When defense counsel attempted to cross-examine Detective Lamey by quoting from the transcript of Antoury's taped interview, the trial court, sua sponte, intervened and informed defense counsel that he could not use the transcript to cross-examine Detective Lamey unless it was admitted into evidence. Then, the court informed defense counsel that he could only use the transcript to refresh the witness's recollection. Defense counsel continued attempting to elicit Antoury's statement to police through Detective Lamey. Each time, the trial court sustained the State's objection.

In short, the trial court repeatedly limited defense counsel's ability to use the transcript to cross-examine Detective Lamey after the State had opened the door. Antoury argues persuasively that the State's carefully scripted version of his interview was incomplete and misleading without giving the jury the context of the entire interview.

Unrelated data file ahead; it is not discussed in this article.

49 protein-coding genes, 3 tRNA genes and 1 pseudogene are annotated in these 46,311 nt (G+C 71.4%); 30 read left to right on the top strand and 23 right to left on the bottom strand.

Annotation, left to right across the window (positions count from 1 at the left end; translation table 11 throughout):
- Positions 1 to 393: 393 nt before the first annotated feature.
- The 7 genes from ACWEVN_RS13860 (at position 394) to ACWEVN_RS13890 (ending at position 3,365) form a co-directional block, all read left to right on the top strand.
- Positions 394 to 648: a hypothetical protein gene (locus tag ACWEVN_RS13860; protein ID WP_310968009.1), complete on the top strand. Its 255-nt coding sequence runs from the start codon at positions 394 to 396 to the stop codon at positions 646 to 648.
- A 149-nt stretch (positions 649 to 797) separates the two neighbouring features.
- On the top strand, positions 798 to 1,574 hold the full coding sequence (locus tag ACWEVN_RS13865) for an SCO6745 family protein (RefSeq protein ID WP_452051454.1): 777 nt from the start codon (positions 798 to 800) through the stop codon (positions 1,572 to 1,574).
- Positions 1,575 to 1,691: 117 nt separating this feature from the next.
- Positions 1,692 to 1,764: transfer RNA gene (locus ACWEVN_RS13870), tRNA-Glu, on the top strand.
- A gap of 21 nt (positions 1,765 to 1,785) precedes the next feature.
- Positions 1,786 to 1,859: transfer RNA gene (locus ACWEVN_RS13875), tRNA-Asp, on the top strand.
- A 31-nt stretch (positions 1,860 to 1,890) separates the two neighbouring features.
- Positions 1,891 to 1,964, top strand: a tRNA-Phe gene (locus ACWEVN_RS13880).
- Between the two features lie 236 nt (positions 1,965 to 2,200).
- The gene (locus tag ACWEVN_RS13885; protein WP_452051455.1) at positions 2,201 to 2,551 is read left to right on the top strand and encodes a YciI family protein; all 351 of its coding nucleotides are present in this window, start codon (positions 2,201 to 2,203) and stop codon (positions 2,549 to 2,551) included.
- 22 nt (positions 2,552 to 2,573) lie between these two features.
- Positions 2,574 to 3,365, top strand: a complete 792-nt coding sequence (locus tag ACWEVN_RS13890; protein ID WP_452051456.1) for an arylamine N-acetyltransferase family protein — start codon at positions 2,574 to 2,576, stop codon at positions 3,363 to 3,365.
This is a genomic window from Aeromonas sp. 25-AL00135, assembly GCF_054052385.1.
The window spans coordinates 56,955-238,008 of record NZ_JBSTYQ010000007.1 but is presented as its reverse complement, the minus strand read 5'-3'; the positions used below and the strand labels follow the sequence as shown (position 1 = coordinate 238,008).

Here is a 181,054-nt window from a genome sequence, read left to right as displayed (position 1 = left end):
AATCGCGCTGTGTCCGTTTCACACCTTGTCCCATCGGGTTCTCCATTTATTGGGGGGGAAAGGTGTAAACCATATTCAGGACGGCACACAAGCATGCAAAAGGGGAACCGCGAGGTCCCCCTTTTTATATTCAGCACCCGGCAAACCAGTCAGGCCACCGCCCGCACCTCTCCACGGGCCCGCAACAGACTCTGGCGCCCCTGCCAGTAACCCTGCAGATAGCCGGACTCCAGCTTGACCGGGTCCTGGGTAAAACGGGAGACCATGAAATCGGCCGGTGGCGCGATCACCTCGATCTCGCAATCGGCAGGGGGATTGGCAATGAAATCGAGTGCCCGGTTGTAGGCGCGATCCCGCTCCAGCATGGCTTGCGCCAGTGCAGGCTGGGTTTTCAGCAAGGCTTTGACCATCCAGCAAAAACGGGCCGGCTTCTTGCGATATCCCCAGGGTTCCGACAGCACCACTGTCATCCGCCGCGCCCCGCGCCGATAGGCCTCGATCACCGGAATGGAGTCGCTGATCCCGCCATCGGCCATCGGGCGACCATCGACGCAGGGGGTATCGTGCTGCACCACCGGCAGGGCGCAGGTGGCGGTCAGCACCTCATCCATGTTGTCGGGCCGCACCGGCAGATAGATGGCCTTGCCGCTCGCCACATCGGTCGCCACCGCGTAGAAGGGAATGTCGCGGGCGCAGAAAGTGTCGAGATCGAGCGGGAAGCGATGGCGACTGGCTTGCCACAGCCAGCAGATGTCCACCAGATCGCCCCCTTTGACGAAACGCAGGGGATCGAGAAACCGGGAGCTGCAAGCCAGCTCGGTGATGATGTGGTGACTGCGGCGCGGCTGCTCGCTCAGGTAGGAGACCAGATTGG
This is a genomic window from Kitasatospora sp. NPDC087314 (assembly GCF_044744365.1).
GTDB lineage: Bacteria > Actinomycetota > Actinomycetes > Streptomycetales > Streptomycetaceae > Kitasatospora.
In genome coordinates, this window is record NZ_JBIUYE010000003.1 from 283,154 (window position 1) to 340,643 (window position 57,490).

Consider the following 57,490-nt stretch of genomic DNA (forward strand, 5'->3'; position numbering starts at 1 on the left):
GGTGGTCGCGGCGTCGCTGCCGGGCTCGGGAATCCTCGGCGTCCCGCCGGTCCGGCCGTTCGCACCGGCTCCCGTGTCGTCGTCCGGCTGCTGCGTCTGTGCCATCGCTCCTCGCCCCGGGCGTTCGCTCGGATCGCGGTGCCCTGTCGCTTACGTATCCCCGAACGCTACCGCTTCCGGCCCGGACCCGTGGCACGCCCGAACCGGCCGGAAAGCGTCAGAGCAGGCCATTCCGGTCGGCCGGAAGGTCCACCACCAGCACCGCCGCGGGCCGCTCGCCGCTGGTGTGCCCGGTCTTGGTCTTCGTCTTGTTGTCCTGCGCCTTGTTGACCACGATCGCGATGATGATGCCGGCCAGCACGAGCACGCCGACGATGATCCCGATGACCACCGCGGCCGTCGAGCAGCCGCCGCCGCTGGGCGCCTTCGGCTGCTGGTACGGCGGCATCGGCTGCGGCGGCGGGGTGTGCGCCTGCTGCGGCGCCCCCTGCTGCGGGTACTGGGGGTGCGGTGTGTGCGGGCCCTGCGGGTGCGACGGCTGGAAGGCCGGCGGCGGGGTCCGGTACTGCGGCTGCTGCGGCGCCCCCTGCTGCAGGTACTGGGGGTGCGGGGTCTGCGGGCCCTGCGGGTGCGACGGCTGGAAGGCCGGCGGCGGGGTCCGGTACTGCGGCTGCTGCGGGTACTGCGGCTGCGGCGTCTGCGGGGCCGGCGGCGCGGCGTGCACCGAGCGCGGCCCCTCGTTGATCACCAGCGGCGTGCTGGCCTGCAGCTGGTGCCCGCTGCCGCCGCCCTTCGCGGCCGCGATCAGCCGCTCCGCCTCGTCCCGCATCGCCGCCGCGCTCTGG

Generally, a defendant's out-of-court, self-serving, exculpatory statements are inadmissible hearsay. Lott v. State, 695 So. 2d 1239 (Fla. 1997). However, when the State "opens the door" by eliciting testimony about part of the defendant's conversation with police, the defendant is entitled to cross-examine the witness about other relevant statements made during the conversation. Somerville v. State, 584 So. 2d 200 (Fla. 1st DCA 1991); Guerrero v. State, 532 So. 2d 75 (Fla. 3d DCA 1988). The reason for this rule is to ensure that the jury understands the entire context of the statements elicited by the State, Somerville, 584 So. 2d at 201, and is not misled by exclusion of relevant sections of the conversation, Guerrero, 532 So. 2d at 77.